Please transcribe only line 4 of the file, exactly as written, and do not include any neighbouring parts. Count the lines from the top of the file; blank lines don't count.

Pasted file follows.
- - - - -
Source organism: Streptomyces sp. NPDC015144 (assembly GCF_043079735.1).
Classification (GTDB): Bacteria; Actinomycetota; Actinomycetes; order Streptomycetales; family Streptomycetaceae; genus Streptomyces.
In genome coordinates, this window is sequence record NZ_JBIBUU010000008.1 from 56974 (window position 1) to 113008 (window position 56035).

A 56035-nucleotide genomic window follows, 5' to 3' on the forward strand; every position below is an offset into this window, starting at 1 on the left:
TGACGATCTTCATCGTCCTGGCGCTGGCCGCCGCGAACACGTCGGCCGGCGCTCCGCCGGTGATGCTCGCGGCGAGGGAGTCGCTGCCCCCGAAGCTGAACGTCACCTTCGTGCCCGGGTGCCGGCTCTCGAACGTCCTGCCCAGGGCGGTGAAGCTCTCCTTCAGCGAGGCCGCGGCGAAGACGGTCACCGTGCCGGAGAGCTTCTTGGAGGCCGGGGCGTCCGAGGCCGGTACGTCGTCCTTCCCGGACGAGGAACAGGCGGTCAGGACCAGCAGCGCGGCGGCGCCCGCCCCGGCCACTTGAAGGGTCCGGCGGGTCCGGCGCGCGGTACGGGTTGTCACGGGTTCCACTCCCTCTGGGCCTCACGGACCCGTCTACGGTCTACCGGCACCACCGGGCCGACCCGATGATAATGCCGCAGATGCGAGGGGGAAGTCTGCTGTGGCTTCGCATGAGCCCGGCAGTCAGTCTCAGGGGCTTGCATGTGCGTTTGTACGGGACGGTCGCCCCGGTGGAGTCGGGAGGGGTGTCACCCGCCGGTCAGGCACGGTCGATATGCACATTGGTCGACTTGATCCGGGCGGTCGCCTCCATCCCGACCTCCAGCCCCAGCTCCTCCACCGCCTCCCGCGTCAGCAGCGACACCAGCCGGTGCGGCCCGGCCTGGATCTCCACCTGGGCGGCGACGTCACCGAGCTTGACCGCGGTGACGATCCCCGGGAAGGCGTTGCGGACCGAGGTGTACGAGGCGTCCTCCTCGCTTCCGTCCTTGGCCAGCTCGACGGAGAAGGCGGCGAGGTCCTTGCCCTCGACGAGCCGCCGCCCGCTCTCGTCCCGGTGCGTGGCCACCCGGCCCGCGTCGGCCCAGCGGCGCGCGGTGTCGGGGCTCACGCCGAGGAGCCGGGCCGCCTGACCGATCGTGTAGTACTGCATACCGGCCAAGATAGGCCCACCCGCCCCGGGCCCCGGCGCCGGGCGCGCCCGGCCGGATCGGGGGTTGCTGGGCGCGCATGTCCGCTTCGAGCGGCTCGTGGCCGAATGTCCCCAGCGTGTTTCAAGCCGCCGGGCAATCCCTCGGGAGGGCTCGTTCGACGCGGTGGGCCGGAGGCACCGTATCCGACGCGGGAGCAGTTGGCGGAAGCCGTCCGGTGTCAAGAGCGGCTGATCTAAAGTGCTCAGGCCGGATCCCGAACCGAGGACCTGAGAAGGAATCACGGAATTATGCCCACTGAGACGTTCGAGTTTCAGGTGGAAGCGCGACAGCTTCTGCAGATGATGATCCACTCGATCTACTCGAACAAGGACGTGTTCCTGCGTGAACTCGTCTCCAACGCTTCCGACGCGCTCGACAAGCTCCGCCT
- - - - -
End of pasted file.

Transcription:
A 56035-nucleotide genomic window follows, 5' to 3' on the forward strand; every position below is an offset into this window, starting at 1 on the left: